Ok, Valor anecdote here. As a baby bat, I’d heard plenty of Christian Death but never really investigated why some of their albums sounded so radically different. Honestly, they were never one of my favorite acts. I thought they were okay, but not interesting enough to go all geek on. I had the opportunity to see Christian Death with Switchblade Symphony sometime in the early 90s. At the show, I was somewhat underwhelmed when Valor and crew took the stage (“stage” here being a spot on the floor of this dive bar that had been taped off so people wouldn’t stand there) in bizarre leopard print workout gear. I think Valor himself was in a teddy sort of thing? He looked like a transvestite wearing a costume out of a Boris Vallejo drawing. His hair was super permed 80s style and was doing a sort of Donna Summers sexy disco thing. As the band started playing, the lights went out in the bar. At this point Valor whipped out two flashlights and began swinging them around as he sang. People in the crowd booed and shouted. I felt terribly embarrassed for everyone.

Williams hung himself in 1998. He had substance abuse issues, which likely contributed to his choice to commit suicide. There is an extensive bio of Williams available at Rozznet.com. Kand is still working under the name Christian Death. If you’re interested in his work, it can be found here: christiandeath.com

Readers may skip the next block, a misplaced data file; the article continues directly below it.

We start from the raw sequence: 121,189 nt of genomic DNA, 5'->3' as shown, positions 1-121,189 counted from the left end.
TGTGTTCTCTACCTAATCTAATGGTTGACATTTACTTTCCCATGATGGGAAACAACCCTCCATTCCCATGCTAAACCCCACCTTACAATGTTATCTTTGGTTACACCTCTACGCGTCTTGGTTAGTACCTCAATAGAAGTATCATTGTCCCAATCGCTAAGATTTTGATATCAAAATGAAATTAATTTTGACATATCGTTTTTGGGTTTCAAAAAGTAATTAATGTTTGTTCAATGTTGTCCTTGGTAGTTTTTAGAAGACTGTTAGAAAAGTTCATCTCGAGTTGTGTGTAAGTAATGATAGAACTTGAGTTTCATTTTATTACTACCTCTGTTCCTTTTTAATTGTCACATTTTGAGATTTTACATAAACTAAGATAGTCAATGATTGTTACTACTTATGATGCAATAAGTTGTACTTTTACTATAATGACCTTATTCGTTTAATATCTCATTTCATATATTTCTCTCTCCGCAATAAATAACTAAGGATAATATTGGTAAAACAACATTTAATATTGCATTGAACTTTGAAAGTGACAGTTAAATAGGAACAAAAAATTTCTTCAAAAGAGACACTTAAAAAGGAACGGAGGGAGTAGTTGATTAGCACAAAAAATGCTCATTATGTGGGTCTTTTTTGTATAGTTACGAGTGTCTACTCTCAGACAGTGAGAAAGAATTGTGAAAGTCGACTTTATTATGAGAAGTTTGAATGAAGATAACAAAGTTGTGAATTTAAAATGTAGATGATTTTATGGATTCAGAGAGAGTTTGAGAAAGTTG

Valor sings on this one:

 

Rozz live:

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Music for a Monday: Venus in Furs

Posted in Books, Culture, Music with tags , , , , , , , , , , , , on September 19, 2011 by vprime

I’m devoting this Monday’s music post to a song rather than a band in honor of my forthcoming review of the novel Venus in Furs. This song describes much of the thematic content of the novel. In the book, Severin, troubled by his desire to submit to a cold, unattainable woman, finds a willing accomplice in the headstrong widow Wanda. He persuades her to take him on as a servant and to wear furs in honor of a Titian painting that he believes expresses his ideal of womanhood. Wanda treats Severin as a slave, including meting out corporal punishment as part of their agreement. The book resulted in Sacher-Masoch’s name becoming forever associated with a desire for pain.